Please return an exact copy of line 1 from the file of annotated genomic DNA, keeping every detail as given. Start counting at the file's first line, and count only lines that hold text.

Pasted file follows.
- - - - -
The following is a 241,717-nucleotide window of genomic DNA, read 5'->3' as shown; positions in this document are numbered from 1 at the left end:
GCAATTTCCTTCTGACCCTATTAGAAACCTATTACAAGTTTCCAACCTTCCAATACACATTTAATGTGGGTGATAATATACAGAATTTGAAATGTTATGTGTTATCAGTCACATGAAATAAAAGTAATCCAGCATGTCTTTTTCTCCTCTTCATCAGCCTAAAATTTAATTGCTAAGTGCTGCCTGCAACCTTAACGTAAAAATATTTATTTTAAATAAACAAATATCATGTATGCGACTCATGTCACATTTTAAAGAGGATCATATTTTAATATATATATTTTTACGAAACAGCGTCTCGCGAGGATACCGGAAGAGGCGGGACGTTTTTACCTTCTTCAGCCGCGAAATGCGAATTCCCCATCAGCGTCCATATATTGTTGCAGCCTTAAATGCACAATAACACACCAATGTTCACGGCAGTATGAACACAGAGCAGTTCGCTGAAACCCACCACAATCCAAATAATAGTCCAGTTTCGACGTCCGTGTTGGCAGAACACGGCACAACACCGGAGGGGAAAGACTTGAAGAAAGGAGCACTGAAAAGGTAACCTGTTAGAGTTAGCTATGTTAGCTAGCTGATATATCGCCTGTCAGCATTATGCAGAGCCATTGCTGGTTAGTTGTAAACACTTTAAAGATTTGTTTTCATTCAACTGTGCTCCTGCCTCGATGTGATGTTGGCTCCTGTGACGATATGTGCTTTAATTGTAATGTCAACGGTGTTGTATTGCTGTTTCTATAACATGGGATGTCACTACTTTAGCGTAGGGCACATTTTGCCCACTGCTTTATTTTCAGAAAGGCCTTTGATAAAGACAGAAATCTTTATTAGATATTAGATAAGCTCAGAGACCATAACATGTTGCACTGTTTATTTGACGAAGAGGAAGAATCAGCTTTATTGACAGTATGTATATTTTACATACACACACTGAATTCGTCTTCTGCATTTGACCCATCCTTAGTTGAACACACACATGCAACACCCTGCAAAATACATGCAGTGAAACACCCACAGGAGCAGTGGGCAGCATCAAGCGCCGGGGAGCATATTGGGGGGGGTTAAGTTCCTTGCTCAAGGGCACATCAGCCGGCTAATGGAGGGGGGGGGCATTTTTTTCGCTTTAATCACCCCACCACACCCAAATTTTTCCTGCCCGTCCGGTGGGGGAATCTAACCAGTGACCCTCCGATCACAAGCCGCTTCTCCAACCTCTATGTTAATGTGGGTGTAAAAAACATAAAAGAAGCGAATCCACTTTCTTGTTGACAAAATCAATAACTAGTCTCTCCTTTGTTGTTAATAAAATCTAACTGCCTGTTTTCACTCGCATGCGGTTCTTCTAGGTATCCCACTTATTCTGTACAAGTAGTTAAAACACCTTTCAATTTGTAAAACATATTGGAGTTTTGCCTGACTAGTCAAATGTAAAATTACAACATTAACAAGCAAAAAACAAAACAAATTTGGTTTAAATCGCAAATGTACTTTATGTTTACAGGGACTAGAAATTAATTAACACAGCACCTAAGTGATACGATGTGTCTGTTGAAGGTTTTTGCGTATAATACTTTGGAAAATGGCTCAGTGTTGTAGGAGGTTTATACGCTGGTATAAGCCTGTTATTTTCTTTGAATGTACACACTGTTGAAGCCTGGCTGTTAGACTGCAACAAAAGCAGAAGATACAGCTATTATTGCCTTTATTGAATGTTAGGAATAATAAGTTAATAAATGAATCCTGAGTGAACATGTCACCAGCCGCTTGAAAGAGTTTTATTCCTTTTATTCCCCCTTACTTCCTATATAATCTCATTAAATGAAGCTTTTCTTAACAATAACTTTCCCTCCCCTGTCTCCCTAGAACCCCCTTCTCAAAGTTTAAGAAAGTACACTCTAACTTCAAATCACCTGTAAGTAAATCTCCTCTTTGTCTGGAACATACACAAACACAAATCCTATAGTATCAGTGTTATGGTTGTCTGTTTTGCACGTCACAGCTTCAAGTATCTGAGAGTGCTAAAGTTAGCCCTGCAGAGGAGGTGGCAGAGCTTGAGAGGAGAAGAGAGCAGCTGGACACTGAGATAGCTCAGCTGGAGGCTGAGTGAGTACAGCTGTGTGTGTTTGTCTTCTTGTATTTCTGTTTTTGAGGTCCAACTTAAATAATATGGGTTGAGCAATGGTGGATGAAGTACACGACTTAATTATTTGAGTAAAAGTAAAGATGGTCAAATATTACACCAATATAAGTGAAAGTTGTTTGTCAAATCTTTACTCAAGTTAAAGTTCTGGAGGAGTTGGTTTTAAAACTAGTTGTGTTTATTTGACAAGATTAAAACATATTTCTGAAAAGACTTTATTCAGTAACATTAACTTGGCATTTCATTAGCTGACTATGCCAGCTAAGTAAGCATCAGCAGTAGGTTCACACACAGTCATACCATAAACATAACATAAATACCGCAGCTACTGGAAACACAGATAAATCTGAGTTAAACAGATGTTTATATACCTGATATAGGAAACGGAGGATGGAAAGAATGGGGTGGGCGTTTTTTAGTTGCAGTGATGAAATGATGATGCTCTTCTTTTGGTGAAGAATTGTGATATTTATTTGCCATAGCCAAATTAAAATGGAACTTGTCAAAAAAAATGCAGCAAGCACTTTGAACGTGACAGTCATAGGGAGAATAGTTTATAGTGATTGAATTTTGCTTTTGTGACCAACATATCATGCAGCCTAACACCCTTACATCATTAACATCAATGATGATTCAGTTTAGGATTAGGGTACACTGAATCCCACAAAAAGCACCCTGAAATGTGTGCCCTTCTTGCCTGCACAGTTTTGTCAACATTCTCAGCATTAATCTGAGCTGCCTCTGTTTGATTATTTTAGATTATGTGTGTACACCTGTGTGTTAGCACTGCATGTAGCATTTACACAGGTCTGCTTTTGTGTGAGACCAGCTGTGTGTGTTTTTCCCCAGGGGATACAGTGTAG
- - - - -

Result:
The following is a 241,717-nucleotide window of genomic DNA, read 5'->3' as shown; positions in this document are numbered from 1 at the left end: